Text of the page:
Monday, June 25, 2018

Kley's Artistic Evolution

Here are three Heinrich Kley magazine illustrations that show how his art evolved over the years.
The first one is titled "Summer Solstice in Heidelberg". I would date this piece sometime during the 1890s, even though there seems to be a later date indicated on the upper left side.
The depiction of men, women and children is realistic and rigid. It is a pretty illustration, but undistinguishable to other artists of that era.

The next one is titled "the late Hour" from 1896. A lot more going on here in terms of dynamic composition, inventive poses and personality. Just beautiful!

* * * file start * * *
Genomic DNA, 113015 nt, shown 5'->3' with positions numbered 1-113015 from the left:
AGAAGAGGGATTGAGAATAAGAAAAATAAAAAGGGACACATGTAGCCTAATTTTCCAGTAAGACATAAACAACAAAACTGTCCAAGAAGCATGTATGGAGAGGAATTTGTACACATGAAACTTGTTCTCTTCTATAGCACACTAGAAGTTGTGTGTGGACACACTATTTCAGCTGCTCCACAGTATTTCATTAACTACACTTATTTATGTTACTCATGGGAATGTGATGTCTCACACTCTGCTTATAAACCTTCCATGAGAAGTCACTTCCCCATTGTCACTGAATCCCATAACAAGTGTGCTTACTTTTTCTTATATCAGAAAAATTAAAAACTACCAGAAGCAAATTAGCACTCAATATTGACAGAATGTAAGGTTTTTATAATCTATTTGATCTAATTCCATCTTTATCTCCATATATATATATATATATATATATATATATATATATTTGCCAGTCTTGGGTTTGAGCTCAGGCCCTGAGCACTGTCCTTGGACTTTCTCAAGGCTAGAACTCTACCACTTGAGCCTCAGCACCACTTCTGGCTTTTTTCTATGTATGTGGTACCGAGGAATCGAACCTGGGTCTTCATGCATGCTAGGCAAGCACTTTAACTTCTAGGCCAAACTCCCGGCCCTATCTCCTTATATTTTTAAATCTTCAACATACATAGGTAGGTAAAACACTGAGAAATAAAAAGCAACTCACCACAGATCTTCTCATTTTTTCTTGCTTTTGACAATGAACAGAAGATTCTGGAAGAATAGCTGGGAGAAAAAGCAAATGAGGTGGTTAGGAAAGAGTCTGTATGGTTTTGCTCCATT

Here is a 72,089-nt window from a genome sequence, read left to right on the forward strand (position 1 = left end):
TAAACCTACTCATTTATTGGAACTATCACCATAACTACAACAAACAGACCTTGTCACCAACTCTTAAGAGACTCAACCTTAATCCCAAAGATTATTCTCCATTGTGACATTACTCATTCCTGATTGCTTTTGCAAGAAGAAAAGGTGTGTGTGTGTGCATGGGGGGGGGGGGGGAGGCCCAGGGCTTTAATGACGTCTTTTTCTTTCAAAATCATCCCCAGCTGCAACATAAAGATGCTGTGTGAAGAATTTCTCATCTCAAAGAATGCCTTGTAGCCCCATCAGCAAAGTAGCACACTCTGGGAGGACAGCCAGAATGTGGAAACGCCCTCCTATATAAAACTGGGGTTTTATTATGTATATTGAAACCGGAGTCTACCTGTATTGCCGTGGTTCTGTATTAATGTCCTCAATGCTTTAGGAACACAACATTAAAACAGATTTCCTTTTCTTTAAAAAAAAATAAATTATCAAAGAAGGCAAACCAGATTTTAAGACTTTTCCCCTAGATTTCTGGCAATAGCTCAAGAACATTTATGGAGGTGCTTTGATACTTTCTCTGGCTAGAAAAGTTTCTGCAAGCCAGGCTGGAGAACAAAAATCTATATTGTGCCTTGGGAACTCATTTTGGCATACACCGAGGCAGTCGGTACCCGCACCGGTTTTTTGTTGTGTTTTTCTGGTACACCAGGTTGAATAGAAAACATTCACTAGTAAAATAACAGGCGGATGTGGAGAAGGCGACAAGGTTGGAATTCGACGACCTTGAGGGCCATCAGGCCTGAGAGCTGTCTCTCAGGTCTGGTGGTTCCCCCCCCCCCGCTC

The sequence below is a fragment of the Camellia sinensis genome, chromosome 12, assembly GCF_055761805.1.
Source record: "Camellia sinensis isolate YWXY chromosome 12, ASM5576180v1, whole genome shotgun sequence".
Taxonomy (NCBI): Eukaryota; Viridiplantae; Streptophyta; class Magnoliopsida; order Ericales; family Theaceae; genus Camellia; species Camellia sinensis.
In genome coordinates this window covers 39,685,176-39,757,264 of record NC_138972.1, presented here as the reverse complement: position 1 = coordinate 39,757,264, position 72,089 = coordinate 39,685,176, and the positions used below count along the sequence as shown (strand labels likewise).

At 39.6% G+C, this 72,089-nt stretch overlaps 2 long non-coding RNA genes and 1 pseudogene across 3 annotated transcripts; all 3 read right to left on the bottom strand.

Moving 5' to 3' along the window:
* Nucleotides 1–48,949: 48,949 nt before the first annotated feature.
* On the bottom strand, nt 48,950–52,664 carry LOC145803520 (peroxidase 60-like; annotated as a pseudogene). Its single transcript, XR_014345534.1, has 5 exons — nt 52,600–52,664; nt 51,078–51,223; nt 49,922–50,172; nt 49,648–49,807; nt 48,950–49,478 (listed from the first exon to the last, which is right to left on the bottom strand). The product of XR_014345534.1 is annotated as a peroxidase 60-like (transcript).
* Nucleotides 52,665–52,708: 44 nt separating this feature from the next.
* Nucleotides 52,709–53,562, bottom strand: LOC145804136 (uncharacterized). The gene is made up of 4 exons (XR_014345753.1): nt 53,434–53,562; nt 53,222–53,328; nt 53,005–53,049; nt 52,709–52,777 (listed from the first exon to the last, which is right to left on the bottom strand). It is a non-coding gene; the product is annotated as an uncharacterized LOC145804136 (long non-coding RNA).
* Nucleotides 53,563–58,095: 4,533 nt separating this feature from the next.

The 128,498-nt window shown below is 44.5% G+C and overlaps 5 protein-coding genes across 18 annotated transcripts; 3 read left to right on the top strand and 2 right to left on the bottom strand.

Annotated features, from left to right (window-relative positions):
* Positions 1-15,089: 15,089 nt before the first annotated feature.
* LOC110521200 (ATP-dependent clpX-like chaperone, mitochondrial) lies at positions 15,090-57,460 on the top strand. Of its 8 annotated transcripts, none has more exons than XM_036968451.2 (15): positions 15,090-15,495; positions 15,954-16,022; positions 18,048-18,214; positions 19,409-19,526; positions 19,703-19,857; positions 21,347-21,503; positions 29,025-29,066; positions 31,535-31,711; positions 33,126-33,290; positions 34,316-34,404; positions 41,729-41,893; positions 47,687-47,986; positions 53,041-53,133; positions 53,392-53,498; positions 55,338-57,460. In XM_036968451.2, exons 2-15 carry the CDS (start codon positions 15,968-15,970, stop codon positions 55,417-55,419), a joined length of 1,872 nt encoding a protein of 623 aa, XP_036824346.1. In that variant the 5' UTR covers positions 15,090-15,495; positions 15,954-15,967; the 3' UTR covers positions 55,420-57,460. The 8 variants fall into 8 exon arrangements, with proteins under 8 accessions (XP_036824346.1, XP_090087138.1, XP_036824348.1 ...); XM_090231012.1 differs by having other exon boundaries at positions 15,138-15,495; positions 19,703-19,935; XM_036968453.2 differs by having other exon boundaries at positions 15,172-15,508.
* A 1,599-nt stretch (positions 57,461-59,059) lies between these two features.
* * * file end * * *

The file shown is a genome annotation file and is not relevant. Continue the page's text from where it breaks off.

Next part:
The third sketch represents what Kley became famous for. Fantasy illustrations that show, what Walt Disney would call "The Plausible impossible". Surreal, caricatured situations, drawn in a believable manner. In this case a violinist fiddling away while being eaten by alligators. Luckily the drawing shows the process' early stage.

Kley's work at this time also included assignments for the German steel company Krupp. Some paintings show plane architectural (but beautiful) renderings of their factories. But even in those environments he would occasionally include oversized evil, satyr-type or other characters.
His imagination is sometime difficult to figure out, since we always look for the meaning behind such unusual work.
What is easily accessible though is his drawing virtuosity. Way ahead of his time he could depict the most absurd situation and make it look beautiful and believable.